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Thesis Statements and Topic Sentences
A thesis statement defines the scope and purpose of the paper. It needs to meet three criteria:
1. It must be arguable rather than a statement of fact. It should also say something original about the topic.
Bad thesis: Lily Bart experiences the constraints of many social conventions in The House of Mirth. [Of course she does. What does she do with these social conventions, and how does she respond to them? What's your argument about this idea?]
Better thesis: Lily Bart seeks to escape from the social conventions of her class in The House of Mirth, but her competing desires for a place in Selden's "republic of the spirit" and in the social world of New York cause her to gamble away her chances for a place in either world. [You could then mention the specific scenes that you will discuss.]
2. It must be limited enough so that the paper develops in some depth.
Bad thesis: Lily Bart and Clare Kendry are alike in some ways, but different in many others. [What ways?]
Better thesis: Lily Bart and Clare Kendry share a desire to "pass" in their respective social worlds, but their need to take risks and to reject those worlds leads to their destruction.
3. It must be unified so that the paper does not stray from the topic.
Bad thesis: Lily Bart gambles with her future, and Lawrence Selden is only a spectator rather than a hero of The House of Mirth. [Note: This is really the beginning of two different thesis statements.]
Better thesis: In The House of Mirth, Lawrence Selden is a spectator who prefers to watch and judge Lily than to help her. By failing to assist her on three separate occasions, he is revealed as less a hero of the novel than as the man responsible for Lily's downfall. [Note: Sometimes thesis statements are more than one sentence long.]
4. Statements such as "In this essay I will discuss " or "I will compare two stories in this paper" or "I was interested in Marji's relationship with God, so I thought I would talk about it in this essay" are not thesis statements and are unnecessary, since mentioning the stories in the introduction already tells the reader this.
Good topic sentences can improve an essay's readability and organization. They usually meet the following criteria:
1. First sentence. A topic sentence is usually the first sentence of the paragraph, not the last sentence of the previous paragraph.
2. Link to thesis. Topic sentences use keywords or phrases from the thesis to indicate which part of the thesis will be discussed.
3. Introduce the subject of the paragraph. They tell the reader what concept will be discussed and provide an introduction to the paragraph.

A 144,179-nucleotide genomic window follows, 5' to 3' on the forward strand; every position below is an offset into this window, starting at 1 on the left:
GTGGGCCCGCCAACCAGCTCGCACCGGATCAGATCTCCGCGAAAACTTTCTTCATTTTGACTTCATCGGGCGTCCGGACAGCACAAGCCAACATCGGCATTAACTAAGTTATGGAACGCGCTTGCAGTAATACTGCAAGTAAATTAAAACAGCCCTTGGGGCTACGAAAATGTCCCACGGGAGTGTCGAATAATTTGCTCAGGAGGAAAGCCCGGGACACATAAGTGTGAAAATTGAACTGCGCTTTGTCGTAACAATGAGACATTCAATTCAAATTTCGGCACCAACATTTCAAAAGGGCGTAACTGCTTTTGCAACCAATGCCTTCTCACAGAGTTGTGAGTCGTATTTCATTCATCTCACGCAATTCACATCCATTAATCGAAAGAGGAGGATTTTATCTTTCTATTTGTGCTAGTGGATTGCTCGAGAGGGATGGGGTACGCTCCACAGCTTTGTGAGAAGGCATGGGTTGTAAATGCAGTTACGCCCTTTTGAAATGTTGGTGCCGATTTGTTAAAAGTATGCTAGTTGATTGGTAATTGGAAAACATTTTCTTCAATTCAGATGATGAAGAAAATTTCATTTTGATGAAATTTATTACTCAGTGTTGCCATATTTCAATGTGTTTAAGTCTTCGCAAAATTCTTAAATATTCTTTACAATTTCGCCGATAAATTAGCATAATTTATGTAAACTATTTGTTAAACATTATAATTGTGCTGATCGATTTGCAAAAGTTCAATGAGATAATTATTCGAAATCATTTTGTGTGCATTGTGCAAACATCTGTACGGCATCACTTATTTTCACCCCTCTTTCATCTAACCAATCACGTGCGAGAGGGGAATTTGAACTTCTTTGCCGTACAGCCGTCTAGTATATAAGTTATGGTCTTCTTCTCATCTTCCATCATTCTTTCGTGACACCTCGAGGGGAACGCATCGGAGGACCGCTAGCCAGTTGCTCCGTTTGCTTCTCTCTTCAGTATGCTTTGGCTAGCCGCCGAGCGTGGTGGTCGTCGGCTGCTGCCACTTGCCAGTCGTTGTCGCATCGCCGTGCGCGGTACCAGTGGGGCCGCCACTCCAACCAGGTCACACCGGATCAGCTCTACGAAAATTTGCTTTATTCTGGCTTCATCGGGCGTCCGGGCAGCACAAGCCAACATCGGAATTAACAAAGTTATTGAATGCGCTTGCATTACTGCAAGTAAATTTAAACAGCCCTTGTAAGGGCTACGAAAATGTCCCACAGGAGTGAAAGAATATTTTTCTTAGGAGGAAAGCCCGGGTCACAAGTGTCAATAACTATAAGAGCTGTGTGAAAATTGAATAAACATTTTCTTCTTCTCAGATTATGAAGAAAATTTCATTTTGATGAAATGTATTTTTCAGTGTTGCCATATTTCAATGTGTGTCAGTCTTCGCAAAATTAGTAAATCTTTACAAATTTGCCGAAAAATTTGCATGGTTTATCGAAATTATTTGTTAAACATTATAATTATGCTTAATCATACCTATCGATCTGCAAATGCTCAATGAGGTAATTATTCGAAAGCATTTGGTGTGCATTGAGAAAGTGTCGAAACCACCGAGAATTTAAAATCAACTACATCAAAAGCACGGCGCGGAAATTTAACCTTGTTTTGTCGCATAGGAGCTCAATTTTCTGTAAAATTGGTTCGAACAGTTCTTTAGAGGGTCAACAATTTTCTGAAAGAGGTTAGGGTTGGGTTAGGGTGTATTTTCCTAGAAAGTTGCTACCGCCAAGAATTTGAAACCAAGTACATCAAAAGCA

4. Link to the previous paragraph. They link the subject of the present paragraph to that of the previous paragraph.
5. Indicate the progression of the essay. Topic sentences may also signal to the reader where the essay has been and where it is headed through signposting words such as "first," "second," or "finally."
Good topic sentences typically DON'T begin with the following.
1. A quotation from a critic or from the piece of fiction you're discussing. The topic sentence should relate to your points and tell the reader what the subject of the paragraph will be. Beginning the paragraph with someone else's words doesn't allow you to provide this information for the reader.
2. A piece of information that tells the reader something more about the plot of the story. When you're writing about a piece of literature, it's easy to fall into the habit of telling the plot of the story and then adding a sentence of analysis, but such an approach leaves the reader wondering what the point of the paragraph is supposed to be; it also doesn't leave you sufficient room to analyze the story fully. These "narrative" topic sentences don't provide enough information about your analysis and the points you're making.
Weak "narrative" topic sentence: Lily Bart next travels to Bellomont, where she meets Lawrence Selden again.
Stronger "topic-based" topic sentence: A second example of Lily's gambling on her marriage chances occurs at Bellomont, where she ignores Percy Gryce in favor of Selden. [Note that this tells your reader that it's the second paragraph in a series of paragraph relating to the thesis, which in this case would be a thesis related to Lily's gambling on her marriage chances.]
3. A sentence that explains your response or reaction to the work, or that describes why you're talking about a particular part of it, rather than why the paragraph is important to your analysis.
Weak "reaction" topic sentence: I felt that Lily should have known that Bertha Dorset was her enemy.
Stronger "topic-based" topic sentence: Bertha Dorset is first established as Lily's antagonist in the train scene, when she interrupts Lily's conversation with Percy Gryce and reveals that Lily smokes.